Emily Jane Goodman rightly points out the injustices of a criminal justice system that strips judges of judicial discretion and mandatorily bills criminal respondents--in some instances for aspirin or for their transportation to court proceedings--and the fiscal incentives behind such surcharges and fees.
Another example is those re-entering society who are forced to pay for their own parole or probation supervision, as well as for any anger management or drug counseling programs they are required to participate in, although they may have spent years on the inside taking similar courses.
Further, people on parole from other states, such as Florida, but doing their parole time in New York State, for example, are subjected to the more stringent and higher costs of supervision under the Florida parole system. And regardless of whether they are employed, when the parolee falls short on their fees, Florida forces New York parole to take them into custody.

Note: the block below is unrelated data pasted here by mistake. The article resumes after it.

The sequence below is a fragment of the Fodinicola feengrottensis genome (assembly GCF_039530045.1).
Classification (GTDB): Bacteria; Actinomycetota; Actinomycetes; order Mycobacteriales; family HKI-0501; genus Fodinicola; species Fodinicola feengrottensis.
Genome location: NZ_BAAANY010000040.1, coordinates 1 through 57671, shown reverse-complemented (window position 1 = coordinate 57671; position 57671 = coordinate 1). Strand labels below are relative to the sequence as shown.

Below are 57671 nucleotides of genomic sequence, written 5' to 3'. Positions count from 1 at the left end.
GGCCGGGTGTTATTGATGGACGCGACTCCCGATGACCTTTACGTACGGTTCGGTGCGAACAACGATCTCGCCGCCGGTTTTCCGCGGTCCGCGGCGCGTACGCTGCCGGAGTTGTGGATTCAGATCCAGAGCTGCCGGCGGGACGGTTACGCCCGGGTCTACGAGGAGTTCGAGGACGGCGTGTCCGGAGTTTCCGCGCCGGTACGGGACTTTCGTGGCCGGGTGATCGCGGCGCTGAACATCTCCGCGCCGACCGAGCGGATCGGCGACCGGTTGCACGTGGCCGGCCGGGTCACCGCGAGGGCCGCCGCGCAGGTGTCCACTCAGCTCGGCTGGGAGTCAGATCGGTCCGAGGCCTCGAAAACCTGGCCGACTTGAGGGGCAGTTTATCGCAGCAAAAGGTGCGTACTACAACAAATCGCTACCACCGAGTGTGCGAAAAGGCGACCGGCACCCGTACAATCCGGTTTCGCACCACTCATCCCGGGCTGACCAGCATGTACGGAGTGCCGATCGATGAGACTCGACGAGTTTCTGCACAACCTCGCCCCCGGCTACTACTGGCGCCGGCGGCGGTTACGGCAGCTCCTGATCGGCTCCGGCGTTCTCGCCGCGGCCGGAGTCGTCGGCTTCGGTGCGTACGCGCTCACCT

As the cartoon by Ryan Inzana attached to Judge Goodman’s article implies, our society measures criminal respondents and ex-offenders by their monetary contributions without regard to their efforts to re-establish themselves as responsible parents or to secure work, or of extenuating circumstances. And, even if employed, payments to parole and various programs frustrate parolees who find themselves impoverished although employed.
Although we give lip service to the value of re-entry services, we in fact offer a hand while we simultaneously kick them down.
New York, NY
Sep 9 2008 - 3:10pm